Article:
32. — 1942b. “A Mathematical Analysis of Elongation and Constriction in Cell Division.”,4, 45–62.CrossRefGoogle Scholar
  33. — 1942c. “An Expression for the Rate of Return of an Egg after Artificial Deformation.”,4, 139–47.CrossRefGoogle Scholar
  34. — 1942d. “An Analysis of the Shapes of a Cell during Division with Particular Reference to the Role of Surface Tension.”,4, 151–54.CrossRefGoogle Scholar
  35. — 1942e. “Equilibrium Shapes in Non-Uniform Fields of Concentration.”,4, 155–58.MathSciNetCrossRefGoogle Scholar
  36. Lefschetz, S. 1930.Topology. New York: Am. Math. Society.zbMATHGoogle Scholar
  37. — 1949.Introduction to Topology. Princeton: Princeton University Press.zbMATHGoogle Scholar
  38. Lewin, Kurt. 1936.Principles of Topological Psychology. New York: McGraw-Hill.Google Scholar
  39. —. 1951,Field Theory in Social Science: Selected Theoretical Papers. (Ed. Dorwin Cartwright.) New York: Harper & Bros.Google Scholar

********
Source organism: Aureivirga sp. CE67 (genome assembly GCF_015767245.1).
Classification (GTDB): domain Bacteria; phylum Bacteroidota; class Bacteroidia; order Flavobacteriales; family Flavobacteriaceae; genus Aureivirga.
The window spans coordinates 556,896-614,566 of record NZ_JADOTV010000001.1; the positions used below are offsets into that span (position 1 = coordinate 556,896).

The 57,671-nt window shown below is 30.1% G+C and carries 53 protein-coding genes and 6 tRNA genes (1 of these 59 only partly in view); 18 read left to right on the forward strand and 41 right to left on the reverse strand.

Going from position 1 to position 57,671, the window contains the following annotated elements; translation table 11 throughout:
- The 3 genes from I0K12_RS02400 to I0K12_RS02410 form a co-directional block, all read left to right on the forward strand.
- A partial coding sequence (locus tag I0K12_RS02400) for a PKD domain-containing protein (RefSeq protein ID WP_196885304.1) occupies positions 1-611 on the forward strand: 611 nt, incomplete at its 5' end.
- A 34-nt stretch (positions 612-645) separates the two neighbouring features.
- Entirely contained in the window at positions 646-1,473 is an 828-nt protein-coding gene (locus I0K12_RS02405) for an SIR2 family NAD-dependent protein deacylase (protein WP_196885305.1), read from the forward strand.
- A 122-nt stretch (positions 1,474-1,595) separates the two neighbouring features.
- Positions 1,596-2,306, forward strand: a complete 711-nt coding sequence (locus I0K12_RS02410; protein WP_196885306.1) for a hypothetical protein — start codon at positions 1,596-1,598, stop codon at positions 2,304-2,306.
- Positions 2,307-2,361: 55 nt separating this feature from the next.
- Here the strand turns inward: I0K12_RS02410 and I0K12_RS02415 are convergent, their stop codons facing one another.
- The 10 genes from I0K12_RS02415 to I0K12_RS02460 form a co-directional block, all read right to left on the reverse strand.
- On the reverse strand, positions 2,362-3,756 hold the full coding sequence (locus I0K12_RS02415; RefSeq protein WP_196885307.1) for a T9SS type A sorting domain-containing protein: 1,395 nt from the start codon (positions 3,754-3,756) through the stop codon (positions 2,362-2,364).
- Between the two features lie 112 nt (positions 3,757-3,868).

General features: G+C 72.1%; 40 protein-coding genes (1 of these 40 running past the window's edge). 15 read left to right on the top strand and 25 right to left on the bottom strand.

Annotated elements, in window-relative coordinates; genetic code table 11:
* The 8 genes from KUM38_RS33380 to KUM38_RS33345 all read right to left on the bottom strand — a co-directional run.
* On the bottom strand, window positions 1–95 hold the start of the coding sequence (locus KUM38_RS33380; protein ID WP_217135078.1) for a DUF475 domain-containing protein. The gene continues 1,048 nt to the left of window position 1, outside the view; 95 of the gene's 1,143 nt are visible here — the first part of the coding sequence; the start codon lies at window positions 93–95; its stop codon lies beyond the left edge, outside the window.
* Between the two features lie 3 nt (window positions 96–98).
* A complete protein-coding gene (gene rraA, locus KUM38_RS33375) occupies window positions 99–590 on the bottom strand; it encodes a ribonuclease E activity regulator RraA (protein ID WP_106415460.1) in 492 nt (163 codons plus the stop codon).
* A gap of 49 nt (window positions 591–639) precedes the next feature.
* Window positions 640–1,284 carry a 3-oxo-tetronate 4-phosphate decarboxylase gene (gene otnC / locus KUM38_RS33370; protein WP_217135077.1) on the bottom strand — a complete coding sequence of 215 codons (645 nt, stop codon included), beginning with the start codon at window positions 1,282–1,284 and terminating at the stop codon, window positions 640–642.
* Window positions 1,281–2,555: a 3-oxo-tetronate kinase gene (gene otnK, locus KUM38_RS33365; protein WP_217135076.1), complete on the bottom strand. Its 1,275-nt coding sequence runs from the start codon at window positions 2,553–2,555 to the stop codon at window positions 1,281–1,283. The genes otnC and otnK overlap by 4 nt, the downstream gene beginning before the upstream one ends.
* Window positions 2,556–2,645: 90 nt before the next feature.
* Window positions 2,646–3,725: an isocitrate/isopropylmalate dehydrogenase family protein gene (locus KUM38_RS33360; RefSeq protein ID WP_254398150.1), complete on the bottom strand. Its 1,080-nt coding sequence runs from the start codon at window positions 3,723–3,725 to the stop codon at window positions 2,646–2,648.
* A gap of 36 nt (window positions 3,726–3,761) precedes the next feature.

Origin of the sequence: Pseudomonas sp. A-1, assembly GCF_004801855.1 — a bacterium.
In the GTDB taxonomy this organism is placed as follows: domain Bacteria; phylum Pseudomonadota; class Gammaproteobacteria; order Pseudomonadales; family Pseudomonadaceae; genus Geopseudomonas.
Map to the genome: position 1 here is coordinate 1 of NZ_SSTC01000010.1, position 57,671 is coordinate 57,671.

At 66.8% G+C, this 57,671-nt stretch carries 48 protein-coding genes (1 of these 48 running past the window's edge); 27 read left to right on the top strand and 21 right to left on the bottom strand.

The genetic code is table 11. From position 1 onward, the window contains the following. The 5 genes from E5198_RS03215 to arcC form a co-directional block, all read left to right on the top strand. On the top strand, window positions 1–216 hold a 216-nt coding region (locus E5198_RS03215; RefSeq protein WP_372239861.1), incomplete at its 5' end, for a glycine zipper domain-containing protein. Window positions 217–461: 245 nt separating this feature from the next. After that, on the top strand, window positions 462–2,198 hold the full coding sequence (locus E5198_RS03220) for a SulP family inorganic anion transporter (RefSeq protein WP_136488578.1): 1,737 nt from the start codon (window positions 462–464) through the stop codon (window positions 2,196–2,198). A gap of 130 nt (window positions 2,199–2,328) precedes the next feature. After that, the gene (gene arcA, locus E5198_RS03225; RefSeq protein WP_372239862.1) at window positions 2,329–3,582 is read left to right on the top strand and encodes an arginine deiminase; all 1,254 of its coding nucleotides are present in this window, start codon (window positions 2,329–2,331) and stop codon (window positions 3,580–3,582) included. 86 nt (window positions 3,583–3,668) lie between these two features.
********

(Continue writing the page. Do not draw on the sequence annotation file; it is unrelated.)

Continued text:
40. Lotka, A. J. 1922a. “Contribution to the Energetics of Evolution.”Proc. Nat. Acad. Sci.,8, 147–51.CrossRefGoogle Scholar
  41. — 1922b. “Natural Selection as a Physical Principle.”,8, 151–54.CrossRefGoogle Scholar
  42. Luria, S. E. 1953.General Virology. New York: John Wiley & Sons, Inc.Google Scholar
  43. Morales, M. and R. Smith. 1944. “On the Theory of Blood-Tissue Exchanges: III. Circulation and Inert-Gas Exchanges at the Lung with Special Reference to Saturation.”Bull. Math. Biophysics,6, 141–52.CrossRefGoogle Scholar
  44. — 1945a. “A Note on the Physiological Arrangement of Tissues.”,7, 47–51.CrossRefGoogle Scholar
  45. — 1945b. “The Physiological Factors which Govern Inert Gas Exchange.”,7, 99–106.CrossRefGoogle Scholar